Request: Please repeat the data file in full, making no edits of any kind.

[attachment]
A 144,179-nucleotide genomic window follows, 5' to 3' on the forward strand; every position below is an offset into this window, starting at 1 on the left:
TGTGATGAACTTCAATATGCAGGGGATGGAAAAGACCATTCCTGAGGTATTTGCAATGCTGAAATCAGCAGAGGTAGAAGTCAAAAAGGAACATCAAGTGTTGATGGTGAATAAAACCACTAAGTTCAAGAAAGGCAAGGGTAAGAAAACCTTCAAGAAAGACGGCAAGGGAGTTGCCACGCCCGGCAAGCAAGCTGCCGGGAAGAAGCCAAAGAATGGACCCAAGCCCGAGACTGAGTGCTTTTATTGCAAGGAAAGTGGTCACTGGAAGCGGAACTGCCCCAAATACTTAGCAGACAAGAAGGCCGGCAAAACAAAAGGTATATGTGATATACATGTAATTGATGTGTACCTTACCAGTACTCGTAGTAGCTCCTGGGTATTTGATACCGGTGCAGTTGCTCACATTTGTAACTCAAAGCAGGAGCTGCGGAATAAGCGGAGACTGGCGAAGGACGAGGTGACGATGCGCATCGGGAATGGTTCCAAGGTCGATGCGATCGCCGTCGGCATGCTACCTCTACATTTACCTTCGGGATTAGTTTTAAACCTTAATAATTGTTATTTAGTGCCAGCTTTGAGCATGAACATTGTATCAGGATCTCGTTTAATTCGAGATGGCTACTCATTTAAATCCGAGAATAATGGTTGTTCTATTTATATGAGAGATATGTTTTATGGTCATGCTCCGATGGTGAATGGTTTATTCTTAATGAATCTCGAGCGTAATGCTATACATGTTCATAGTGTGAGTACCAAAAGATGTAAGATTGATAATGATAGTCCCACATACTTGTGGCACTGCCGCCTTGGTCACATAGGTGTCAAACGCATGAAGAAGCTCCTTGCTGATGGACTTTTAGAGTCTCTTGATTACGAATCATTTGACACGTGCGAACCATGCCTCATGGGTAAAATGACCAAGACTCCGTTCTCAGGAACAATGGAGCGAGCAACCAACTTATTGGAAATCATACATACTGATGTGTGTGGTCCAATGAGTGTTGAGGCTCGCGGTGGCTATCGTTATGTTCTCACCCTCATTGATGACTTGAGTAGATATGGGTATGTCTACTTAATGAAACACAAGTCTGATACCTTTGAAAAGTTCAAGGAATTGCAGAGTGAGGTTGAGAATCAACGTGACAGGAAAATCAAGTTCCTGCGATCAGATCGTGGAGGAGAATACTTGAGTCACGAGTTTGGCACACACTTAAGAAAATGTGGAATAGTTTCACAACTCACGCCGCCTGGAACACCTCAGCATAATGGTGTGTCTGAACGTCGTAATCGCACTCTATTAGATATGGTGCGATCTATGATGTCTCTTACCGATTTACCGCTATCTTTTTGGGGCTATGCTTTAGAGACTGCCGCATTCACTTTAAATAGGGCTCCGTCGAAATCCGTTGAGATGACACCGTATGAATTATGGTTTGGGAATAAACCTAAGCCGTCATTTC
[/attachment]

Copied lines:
A 144,179-nucleotide genomic window follows, 5' to 3' on the forward strand; every position below is an offset into this window, starting at 1 on the left:
TGTGATGAACTTCAATATGCAGGGGATGGAAAAGACCATTCCTGAGGTATTTGCAATGCTGAAATCAGCAGAGGTAGAAGTCAAAAAGGAACATCAAGTGTTGATGGTGAATAAAACCACTAAGTTCAAGAAAGGCAAGGGTAAGAAAACCTTCAAGAAAGACGGCAAGGGAGTTGCCACGCCCGGCAAGCAAGCTGCCGGGAAGAAGCCAAAGAATGGACCCAAGCCCGAGACTGAGTGCTTTTATTGCAAGGAAAGTGGTCACTGGAAGCGGAACTGCCCCAAATACTTAGCAGACAAGAAGGCCGGCAAAACAAAAGGTATATGTGATATACATGTAATTGATGTGTACCTTACCAGTACTCGTAGTAGCTCCTGGGTATTTGATACCGGTGCAGTTGCTCACATTTGTAACTCAAAGCAGGAGCTGCGGAATAAGCGGAGACTGGCGAAGGACGAGGTGACGATGCGCATCGGGAATGGTTCCAAGGTCGATGCGATCGCCGTCGGCATGCTACCTCTACATTTACCTTCGGGATTAGTTTTAAACCTTAATAATTGTTATTTAGTGCCAGCTTTGAGCATGAACATTGTATCAGGATCTCGTTTAATTCGAGATGGCTACTCATTTAAATCCGAGAATAATGGTTGTTCTATTTATATGAGAGATATGTTTTATGGTCATGCTCCGATGGTGAATGGTTTATTCTTAATGAATCTCGAGCGTAATGCTATACATGTTCATAGTGTGAGTACCAAAAGATGTAAGATTGATAATGATAGTCCCACATACTTGTGGCACTGCCGCCTTGGTCACATAGGTGTCAAACGCATGAAGAAGCTCCTTGCTGATGGACTTTTAGAGTCTCTTGATTACGAATCATTTGACACGTGCGAACCATGCCTCATGGGTAAAATGACCAAGACTCCGTTCTCAGGAACAATGGAGCGAGCAACCAACTTATTGGAAATCATACATACTGATGTGTGTGGTCCAATGAGTGTTGAGGCTCGCGGTGGCTATCGTTATGTTCTCACCCTCATTGATGACTTGAGTAGATATGGGTATGTCTACTTAATGAAACACAAGTCTGATACCTTTGAAAAGTTCAAGGAATTGCAGAGTGAGGTTGAGAATCAACGTGACAGGAAAATCAAGTTCCTGCGATCAGATCGTGGAGGAGAATACTTGAGTCACGAGTTTGGCACACACTTAAGAAAATGTGGAATAGTTTCACAACTCACGCCGCCTGGAACACCTCAGCATAATGGTGTGTCTGAACGTCGTAATCGCACTCTATTAGATATGGTGCGATCTATGATGTCTCTTACCGATTTACCGCTATCTTTTTGGGGCTATGCTTTAGAGACTGCCGCATTCACTTTAAATAGGGCTCCGTCGAAATCCGTTGAGATGACACCGTATGAATTATGGTTTGGGAATAAACCTAAGCCGTCATTTC